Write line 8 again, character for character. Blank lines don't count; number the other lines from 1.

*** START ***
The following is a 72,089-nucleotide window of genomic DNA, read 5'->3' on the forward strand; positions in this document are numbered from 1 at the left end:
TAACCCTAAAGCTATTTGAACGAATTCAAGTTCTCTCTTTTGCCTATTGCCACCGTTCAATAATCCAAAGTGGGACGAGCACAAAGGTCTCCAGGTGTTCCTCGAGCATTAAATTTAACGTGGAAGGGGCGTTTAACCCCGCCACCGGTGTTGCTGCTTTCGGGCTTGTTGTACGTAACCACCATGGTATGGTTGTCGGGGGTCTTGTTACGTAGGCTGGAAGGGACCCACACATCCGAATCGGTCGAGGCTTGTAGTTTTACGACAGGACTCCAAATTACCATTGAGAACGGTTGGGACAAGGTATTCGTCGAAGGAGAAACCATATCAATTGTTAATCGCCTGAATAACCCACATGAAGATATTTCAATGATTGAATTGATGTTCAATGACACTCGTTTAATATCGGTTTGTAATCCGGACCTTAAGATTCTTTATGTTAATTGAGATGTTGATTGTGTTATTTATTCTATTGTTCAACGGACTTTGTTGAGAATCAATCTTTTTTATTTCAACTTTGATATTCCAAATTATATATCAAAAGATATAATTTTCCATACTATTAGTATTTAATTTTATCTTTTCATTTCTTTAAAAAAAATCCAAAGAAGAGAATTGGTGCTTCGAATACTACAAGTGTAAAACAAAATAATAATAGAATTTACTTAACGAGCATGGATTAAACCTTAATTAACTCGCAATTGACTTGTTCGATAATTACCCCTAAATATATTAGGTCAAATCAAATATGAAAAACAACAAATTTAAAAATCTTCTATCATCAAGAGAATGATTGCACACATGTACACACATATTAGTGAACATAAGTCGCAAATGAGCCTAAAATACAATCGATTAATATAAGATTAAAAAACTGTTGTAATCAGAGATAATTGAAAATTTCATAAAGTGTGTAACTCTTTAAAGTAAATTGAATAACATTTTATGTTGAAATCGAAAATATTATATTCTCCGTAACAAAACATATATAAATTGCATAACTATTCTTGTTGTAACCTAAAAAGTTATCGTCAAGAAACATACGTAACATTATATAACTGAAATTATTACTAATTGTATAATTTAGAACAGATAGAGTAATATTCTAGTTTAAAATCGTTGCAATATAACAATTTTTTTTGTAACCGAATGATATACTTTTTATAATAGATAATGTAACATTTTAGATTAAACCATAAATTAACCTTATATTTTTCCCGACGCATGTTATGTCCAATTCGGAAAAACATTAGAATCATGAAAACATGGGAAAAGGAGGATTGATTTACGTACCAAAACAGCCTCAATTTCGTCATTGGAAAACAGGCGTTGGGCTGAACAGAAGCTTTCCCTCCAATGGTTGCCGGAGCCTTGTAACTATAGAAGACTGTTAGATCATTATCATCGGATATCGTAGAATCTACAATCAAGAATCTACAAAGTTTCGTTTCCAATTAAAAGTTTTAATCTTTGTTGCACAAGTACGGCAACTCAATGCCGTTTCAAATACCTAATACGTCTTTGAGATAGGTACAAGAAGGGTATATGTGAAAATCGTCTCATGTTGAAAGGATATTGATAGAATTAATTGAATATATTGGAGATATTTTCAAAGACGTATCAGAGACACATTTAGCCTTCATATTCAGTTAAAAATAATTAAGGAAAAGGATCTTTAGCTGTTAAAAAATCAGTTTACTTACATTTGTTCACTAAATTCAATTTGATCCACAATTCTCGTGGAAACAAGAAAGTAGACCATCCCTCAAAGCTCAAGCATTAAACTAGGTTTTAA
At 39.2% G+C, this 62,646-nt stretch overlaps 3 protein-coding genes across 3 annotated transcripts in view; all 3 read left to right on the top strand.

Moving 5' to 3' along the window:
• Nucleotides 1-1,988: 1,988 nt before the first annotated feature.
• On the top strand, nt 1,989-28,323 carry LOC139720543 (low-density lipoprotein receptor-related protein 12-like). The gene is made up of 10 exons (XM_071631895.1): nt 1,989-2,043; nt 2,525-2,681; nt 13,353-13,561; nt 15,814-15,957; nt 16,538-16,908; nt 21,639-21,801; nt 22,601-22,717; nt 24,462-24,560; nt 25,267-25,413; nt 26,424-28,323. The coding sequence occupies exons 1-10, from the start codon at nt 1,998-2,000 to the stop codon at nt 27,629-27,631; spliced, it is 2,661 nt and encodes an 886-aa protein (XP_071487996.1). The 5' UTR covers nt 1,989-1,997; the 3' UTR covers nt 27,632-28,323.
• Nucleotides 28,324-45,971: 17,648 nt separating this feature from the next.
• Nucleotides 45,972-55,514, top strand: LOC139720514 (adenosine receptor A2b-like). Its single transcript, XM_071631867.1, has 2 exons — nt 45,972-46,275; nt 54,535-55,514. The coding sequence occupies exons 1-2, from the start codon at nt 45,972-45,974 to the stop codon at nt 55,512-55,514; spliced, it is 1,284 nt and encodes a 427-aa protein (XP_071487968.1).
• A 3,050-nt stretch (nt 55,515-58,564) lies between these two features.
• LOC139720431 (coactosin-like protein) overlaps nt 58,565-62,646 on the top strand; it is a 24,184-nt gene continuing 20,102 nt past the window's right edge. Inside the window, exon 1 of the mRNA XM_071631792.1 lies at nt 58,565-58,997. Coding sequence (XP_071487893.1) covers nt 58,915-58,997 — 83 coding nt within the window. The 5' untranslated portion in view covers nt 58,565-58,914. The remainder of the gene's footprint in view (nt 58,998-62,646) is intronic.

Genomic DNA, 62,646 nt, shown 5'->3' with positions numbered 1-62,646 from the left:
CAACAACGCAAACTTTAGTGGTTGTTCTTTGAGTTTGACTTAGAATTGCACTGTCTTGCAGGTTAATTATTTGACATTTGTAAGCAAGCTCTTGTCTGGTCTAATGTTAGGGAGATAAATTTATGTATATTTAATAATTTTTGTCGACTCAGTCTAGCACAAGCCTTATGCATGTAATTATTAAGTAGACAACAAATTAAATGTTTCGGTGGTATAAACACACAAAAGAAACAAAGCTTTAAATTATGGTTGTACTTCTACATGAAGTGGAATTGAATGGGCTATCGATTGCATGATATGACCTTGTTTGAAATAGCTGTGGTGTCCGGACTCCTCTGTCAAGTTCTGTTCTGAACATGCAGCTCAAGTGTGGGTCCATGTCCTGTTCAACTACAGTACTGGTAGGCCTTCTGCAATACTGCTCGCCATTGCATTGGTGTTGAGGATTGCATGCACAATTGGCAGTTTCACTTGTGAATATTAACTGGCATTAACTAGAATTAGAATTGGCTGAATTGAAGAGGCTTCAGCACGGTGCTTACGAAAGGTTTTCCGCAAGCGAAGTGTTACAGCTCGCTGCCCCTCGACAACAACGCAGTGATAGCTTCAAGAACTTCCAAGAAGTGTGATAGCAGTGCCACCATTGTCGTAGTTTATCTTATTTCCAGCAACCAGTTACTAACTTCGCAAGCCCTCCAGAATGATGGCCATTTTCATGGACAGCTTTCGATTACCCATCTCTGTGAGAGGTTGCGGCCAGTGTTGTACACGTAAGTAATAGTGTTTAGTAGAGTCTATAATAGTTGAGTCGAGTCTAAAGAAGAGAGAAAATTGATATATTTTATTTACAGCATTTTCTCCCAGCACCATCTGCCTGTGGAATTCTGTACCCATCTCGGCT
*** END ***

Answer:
• Nucleotides 45,972-55,514, top strand: LOC139720514 (adenosine receptor A2b-like). Its single transcript, XM_071631867.1, has 2 exons — nt 45,972-46,275; nt 54,535-55,514. The coding sequence occupies exons 1-2, from the start codon at nt 45,972-45,974 to the stop codon at nt 55,512-55,514; spliced, it is 1,284 nt and encodes a 427-aa protein (XP_071487968.1).